"Three months ago it was reasonable to expect that the subprime credit crisis would be a financially significant event but not one that would threaten the overall pattern of economic growth. This is still a possible outcome but no longer the preponderant probability.Esencialmente el argumento dice que los precios de las propiedades van a seguir cayendo y que las tasas de ejecuciones hipotecarias se van a duplicar el año que viene. Su propuesta de política es:
Even if necessary changes in policy are implemented, the odds now favour a US recession that slows growth significantly on a global basis. Without stronger policy responses than have been observed to date, moreover, there is the risk that the adverse impacts will be felt for the rest of this decade and beyond."
"First, maintaining demand must be the over-arching macro-economic priority. That means the Fed has to get ahead of the curve and recognise - as the market already has - that levels of the Fed Funds rate that were neutral when the financial system was working normally are quite contractionary today. As important as long-run deficit reduction is, fiscal policy needs to be on stand-by to provide immediate temporary stimulus through spending or tax benefits for low- and middle-income families if the situation worsens.Por ahí no alcanza - advierte Summers - pero es mucho más que lo que se está haciendo hasta ahora.
Second, policymakers need to articulate a clear strategy addressing the various pressures leading to contractions in credit. Very likely this will involve measures that are non-traditional, given how much of the problem lies outside bank balance sheets. The time for worrying about imprudent lending is past. The priority now has to be maintaining the flow of credit. The current main policy thrust - the so-called "super conduit", in which banks co-operate to take on the assets of troubled investment vehicles - has never been publicly explained in any detail by the US Treasury. On the information available, the "super conduit" has worrying similarities with Japanese banking practices of the 1990s that aroused criticism from American authorities for their lack of transparency, suppression of genuine market pricing of bad credits, and inhibiting effect on new lending. Perhaps there is a strong case for it, but that case has yet to be made.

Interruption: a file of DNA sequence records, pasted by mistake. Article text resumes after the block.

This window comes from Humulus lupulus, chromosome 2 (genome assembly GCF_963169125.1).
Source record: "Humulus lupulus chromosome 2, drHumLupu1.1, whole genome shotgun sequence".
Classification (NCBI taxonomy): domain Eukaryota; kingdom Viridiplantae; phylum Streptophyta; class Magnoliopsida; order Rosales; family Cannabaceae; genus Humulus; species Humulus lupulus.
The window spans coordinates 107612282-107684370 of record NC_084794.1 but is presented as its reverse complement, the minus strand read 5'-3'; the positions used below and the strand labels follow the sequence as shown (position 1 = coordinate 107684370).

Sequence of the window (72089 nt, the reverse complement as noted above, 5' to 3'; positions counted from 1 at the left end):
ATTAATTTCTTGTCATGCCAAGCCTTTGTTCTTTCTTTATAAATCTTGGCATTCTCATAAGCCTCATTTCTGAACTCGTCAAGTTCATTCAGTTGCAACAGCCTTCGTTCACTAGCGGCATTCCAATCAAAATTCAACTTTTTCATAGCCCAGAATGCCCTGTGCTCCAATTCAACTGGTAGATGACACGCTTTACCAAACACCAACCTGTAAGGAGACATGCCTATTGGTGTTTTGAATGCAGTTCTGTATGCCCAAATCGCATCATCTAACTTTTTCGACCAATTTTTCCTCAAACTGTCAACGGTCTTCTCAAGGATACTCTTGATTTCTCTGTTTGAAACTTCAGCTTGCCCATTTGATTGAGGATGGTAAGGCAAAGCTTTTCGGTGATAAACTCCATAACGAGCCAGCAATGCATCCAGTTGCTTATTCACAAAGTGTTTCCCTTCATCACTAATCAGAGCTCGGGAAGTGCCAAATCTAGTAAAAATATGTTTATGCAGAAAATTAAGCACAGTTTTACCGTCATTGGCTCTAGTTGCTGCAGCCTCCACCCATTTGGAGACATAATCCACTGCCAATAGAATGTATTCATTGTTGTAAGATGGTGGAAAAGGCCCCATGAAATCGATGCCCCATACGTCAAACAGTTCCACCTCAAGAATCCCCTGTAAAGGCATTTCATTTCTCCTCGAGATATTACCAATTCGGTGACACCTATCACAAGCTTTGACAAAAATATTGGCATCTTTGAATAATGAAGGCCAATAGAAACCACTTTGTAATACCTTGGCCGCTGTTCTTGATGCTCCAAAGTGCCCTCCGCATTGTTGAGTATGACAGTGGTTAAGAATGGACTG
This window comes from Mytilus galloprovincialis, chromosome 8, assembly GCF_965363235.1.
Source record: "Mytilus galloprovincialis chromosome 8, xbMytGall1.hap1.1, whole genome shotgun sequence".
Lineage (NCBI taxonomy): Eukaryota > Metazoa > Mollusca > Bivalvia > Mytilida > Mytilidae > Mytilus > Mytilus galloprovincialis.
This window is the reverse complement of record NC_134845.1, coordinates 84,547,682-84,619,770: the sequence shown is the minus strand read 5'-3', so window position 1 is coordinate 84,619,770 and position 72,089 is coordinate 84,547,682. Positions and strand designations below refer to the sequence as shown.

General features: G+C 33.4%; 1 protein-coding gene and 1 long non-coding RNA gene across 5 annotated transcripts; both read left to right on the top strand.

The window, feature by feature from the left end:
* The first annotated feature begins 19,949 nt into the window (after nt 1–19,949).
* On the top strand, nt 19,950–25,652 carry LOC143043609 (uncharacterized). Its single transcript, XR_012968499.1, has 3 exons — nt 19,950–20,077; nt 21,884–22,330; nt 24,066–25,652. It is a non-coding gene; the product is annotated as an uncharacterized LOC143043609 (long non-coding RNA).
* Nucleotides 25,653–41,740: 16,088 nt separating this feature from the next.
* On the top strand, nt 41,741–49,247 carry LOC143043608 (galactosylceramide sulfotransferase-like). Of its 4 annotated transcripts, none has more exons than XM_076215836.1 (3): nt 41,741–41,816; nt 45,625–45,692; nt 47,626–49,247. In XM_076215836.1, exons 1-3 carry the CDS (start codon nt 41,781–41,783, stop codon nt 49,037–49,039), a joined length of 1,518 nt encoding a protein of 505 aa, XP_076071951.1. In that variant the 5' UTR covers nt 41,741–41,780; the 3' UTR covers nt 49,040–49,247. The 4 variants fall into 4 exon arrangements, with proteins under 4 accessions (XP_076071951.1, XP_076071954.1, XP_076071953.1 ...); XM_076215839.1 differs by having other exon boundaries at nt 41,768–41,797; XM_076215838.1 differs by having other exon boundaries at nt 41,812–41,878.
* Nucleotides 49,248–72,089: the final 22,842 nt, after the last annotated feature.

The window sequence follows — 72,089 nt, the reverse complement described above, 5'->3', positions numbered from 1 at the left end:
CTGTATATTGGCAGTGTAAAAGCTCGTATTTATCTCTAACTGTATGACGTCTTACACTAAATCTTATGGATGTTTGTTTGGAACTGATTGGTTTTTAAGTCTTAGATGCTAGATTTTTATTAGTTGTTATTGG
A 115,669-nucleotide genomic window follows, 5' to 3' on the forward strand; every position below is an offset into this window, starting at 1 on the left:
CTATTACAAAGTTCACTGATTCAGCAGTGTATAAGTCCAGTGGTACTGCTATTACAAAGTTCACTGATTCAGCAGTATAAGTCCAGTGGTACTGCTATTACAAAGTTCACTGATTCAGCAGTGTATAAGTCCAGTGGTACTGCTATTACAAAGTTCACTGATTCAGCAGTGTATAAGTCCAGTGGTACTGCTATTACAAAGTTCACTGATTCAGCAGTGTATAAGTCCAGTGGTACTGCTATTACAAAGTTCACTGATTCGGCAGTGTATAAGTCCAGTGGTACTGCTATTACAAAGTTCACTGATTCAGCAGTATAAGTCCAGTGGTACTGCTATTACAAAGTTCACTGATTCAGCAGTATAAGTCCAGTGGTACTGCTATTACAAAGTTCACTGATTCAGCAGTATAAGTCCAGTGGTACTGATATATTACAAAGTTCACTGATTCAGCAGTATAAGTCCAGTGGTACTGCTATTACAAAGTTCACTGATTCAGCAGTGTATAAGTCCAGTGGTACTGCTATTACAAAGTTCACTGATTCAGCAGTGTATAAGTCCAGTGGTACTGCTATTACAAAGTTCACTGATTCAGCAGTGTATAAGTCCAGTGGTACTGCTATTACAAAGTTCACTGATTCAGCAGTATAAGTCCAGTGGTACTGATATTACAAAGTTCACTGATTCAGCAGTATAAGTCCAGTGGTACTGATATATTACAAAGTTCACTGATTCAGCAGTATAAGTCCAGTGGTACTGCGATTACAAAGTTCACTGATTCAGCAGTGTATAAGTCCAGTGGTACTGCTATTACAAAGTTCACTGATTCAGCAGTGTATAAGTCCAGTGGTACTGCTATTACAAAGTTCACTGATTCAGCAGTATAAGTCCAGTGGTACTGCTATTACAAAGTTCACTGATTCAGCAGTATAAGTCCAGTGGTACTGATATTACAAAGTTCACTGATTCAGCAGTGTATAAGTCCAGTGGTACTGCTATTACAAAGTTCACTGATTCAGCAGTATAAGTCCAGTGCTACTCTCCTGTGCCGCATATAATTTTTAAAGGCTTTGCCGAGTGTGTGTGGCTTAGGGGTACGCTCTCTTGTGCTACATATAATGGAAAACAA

Third, there needs to be a comprehensive approach taken to maintaining demand in the housing market to the maximum extent possible. The government operating through the Federal Housing Administration, through Fannie Mae and Freddie Mac, or through some kind of direct lending, needs to assure that there is a continuing flow of reasonably priced loans to credit worthy home purchasers. At the same time there need to be templates established for the restructuring of mortgages to homeowners who cannot afford their resets, so every case does not have to be managed individually."